NOTE: Bowls submit preferences to conference, and conference actually assigns schools to bowls. Other than the Rose Bowl, all Big Ten bowls have agreed to have at least five different schools in their bowl over the 2014–19 contract cycle. Also, no school will appear in same bowl back-to-back years.
- #1 College Football Playoff. Champion goes to Rose Bowl if not selected for playoffs. The Rose Bowl gets filled by a Big Ten team if champion is in the playoffs
- The Citrus Bowl versus SEC
- The Outback Bowl versus SEC
- The Holiday Bowl versus Pac-12
- The Las Vegas Bowl versus Pac-12 (odd years)
- The Music City Bowl or the Gator Bowl versus SEC. From 2014–19, the Music City and Gator will each get Big Ten team three times. No Big Ten will appear in either bowl more than once each.
- The Pinstripe Bowl versus ACC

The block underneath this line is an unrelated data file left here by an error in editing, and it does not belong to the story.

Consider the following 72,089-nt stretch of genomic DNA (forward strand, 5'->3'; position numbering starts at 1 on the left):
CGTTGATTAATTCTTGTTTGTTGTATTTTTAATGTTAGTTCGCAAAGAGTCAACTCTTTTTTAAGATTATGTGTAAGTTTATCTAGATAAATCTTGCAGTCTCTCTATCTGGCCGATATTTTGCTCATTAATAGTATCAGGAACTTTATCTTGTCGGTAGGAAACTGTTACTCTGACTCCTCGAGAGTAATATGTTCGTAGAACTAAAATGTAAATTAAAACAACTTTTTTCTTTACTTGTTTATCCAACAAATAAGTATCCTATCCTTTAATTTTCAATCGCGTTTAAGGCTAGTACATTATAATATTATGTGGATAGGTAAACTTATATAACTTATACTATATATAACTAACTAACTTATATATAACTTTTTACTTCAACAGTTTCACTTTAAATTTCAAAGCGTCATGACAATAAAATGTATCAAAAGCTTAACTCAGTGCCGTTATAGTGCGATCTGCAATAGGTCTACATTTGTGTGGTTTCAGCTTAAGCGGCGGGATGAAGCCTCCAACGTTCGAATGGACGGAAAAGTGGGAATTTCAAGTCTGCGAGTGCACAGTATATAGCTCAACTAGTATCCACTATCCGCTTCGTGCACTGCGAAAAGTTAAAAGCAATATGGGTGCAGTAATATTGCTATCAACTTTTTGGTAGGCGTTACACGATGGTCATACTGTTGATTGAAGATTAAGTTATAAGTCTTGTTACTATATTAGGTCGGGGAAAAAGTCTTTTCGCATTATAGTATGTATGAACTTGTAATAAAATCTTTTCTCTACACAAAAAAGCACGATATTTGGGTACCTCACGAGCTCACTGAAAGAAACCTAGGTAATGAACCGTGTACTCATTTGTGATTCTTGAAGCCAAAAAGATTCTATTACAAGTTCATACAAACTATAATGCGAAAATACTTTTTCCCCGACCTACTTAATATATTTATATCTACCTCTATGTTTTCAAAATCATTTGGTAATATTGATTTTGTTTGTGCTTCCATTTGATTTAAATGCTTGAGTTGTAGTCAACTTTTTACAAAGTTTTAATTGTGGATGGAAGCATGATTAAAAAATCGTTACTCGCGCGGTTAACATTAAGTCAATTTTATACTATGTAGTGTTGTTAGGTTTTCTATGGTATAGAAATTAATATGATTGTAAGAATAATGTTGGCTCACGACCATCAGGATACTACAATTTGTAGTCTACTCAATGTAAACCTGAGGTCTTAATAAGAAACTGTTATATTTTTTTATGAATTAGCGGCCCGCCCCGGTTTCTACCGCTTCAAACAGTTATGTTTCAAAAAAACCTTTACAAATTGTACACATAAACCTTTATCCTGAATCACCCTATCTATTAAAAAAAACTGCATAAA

- The Redbox Bowl versus Pac-12
- The Quick Lane Bowl versus ACC
- The First Responder Bowl versus Conference USA
- The Armed Forces Bowl versus Mountain West
Conference Champion picks bowl game to attend. If the conference champion is the Group of Five team, the second-place team will have the right to choose the game.
- The Bahamas Bowl versus MAC
- The Frisco Bowl as an At-Large among BYU, Mountain West, or MAC versus the American Athletic
- The New Mexico Bowl versus Mountain West
- The New Orleans Bowl versus Sun Belt
- The Gasparilla Bowl versus the American Athletic
- The Hawaii Bowl versus Mountain West/BYU
- The First Responder Bowl versus Big Ten
As secondary if the listed conferences cannot provide a bowl-eligible team
The division winners, assuming they are bowl-eligible, are guaranteed a bowl berth.
- The LendingTree Bowl (traditionally conference champion versus Sun Belt)
- The Camellia Bowl versus Sun Belt
- The Famous Idaho Potato Bowl versus Mountain West
- The Frisco Bowl as an At-Large among BYU, Mountain West, or Conference USA versus the American Athletic
- The Bahamas Bowl versus Conference USA
Mountain West Conference
Tier 1: (Next 3 bowls selected based on matchup, geography and history)
- The New Mexico Bowl versus Conference USA
- The Famous Idaho Potato Bowl versus MAC
- The Hawaii Bowl versus BYU
- #4 The Arizona Bowl versus Sun Belt
- #5 The Frisco Bowl as an At-Large among BYU, Conference USA, or MAC versus the American Athletic